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The Ruderman Family Foundation has expressed its horror at Hollywood’s Me Before You, which hits movie theatres this week, for portraying the inexcusable suggestion that people with disabilities are better off committing suicide.
“The upcoming release of the movie Me Before You presents a deeply troubling message to our society about people with disabilities,” said Jay Ruderman, President of the Foundation. “To the millions of people with significant disabilities currently leading fulfilling, rich lives, it posits that they are better off committing suicide.”
The movie starring Emilia Clarke and Sam Claflin, was adapted by author Jojo Moyes from her 2012 bestselling novel, and tells the story of a paralyzed man who falls in love with his caretaker and decides to end his own life so she could “fully” live hers without him. The troubling message of the main character’s inability to see life beyond being a wheelchair user puts forward an outlandish notion that ending one’s life is a better alternative than living with a disability.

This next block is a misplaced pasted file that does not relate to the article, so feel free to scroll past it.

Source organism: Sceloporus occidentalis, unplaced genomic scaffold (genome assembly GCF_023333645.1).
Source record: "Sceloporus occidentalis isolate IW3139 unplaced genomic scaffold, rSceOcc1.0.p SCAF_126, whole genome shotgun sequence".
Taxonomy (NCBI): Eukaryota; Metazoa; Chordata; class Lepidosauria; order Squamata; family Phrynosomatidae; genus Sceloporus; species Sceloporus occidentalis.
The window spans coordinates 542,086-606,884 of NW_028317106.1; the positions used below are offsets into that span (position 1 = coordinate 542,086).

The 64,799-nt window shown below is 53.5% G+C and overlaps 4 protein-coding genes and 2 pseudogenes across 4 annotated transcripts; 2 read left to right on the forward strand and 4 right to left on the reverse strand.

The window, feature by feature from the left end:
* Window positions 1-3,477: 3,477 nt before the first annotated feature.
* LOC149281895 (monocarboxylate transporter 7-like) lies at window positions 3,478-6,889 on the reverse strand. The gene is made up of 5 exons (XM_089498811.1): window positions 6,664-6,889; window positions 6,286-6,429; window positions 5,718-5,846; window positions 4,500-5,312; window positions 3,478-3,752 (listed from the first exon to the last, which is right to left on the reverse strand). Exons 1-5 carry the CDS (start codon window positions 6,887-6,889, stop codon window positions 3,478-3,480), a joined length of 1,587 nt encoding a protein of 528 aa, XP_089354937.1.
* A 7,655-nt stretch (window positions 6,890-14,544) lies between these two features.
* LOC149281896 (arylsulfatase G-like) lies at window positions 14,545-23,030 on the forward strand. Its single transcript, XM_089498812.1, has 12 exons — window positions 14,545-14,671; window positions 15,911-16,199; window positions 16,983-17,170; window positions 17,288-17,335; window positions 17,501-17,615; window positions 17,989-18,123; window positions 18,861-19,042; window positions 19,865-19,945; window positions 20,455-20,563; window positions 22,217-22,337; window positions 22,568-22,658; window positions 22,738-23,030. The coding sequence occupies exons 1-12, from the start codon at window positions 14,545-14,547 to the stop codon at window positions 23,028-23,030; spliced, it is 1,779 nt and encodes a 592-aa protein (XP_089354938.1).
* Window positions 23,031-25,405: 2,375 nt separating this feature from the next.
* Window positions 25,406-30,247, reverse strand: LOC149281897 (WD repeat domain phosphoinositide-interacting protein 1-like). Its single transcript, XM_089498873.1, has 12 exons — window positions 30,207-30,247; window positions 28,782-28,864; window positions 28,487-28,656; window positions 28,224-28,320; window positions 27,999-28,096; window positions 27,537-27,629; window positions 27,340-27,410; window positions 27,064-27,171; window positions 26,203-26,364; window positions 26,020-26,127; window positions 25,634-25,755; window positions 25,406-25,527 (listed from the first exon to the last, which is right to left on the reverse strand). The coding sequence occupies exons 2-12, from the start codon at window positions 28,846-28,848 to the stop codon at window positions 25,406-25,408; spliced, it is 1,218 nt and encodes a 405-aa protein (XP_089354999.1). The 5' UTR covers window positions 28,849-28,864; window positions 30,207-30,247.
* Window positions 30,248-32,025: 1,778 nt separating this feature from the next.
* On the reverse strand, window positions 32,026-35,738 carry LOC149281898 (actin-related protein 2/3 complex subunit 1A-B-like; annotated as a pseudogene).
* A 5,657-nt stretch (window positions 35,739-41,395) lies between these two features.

“To those who have no close knowledge or awareness of people with disabilities, it sends a very dangerous message about the value of the lives of 20% of our population,” stated Ruderman.
Furthermore, the movie is yet another example of Hollywood’s exclusion of actors with disabilities, a social injustice that continues to be ignored. People with disabilities make up less than two percent of the film and television industries, and the movie’s decision to cast an able-bodied man to play the role of the lead character, is once again a sad illustration of this. Film and television have an overwhelming influence as to how groups of people are perceived in society and with that comes the responsibility for characters to be portrayed authentically.
“Me Before You also chose to cast Sam Clafin as the lead character William Traynor, a person with disabilities, instead of more appropriately casting an actor with disabilities in that role,” Ruderman continued. “Hollywood in 2016 would never consider casting a white actor in a role that portrays an African American character, but routinely casts able-bodied actors in the roles of characters with disabilities. Hollywood should begin to internalize that our society will no longer tolerate discrimination against anyone regardless of whether it is race or ability.”
In the coming months, the Foundation aims to hold a convening in Los Angeles with major studio heads and casting directors to educate them on the injustice and work together to make Hollywood more inclusive towards people with disabilities.